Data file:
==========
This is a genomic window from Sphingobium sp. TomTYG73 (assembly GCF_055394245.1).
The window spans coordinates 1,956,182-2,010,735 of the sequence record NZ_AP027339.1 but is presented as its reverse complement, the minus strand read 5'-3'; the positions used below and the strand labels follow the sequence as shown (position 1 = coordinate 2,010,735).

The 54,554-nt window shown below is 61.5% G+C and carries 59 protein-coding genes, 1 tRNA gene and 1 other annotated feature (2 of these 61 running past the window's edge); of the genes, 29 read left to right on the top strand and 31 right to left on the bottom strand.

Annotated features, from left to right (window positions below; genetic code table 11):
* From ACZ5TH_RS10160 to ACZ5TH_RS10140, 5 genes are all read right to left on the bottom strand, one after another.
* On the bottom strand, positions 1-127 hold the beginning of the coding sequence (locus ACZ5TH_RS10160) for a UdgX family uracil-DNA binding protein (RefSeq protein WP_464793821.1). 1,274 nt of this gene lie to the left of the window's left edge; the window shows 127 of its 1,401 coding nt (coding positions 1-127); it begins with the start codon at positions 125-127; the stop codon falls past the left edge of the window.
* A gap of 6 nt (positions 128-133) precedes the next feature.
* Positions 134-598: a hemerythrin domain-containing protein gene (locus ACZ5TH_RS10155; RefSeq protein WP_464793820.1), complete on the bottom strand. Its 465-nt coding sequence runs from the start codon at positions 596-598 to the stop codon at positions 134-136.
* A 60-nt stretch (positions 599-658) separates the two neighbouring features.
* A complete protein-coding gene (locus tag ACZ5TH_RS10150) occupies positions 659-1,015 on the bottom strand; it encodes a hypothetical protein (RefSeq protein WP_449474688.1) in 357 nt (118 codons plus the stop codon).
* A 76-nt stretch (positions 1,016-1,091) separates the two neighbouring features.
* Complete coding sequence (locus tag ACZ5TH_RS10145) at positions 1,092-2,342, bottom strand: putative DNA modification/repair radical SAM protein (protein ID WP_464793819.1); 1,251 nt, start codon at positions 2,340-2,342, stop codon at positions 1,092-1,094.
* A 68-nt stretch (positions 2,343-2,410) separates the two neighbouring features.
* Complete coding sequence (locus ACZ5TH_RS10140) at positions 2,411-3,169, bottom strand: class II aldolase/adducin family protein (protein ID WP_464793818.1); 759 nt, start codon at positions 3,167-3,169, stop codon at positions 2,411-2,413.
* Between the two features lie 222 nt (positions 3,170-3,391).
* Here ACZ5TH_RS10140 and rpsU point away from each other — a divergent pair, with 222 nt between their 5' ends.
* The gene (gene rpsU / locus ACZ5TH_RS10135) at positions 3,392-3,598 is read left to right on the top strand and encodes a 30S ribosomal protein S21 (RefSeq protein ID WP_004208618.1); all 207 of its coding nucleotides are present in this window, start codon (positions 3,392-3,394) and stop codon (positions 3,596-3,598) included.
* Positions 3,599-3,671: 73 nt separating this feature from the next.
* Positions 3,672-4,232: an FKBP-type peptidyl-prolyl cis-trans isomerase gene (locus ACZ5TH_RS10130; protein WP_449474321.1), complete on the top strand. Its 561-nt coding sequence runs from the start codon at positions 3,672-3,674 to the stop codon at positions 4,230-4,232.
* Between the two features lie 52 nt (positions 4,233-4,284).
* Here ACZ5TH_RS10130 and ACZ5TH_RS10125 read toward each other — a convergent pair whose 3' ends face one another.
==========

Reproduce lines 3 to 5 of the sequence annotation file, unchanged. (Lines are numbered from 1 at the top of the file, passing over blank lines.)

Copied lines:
The 54,554-nt window shown below is 61.5% G+C and carries 59 protein-coding genes, 1 tRNA gene and 1 other annotated feature (2 of these 61 running past the window's edge); of the genes, 29 read left to right on the top strand and 31 right to left on the bottom strand.

Annotated features, from left to right (window positions below; genetic code table 11):
* From ACZ5TH_RS10160 to ACZ5TH_RS10140, 5 genes are all read right to left on the bottom strand, one after another.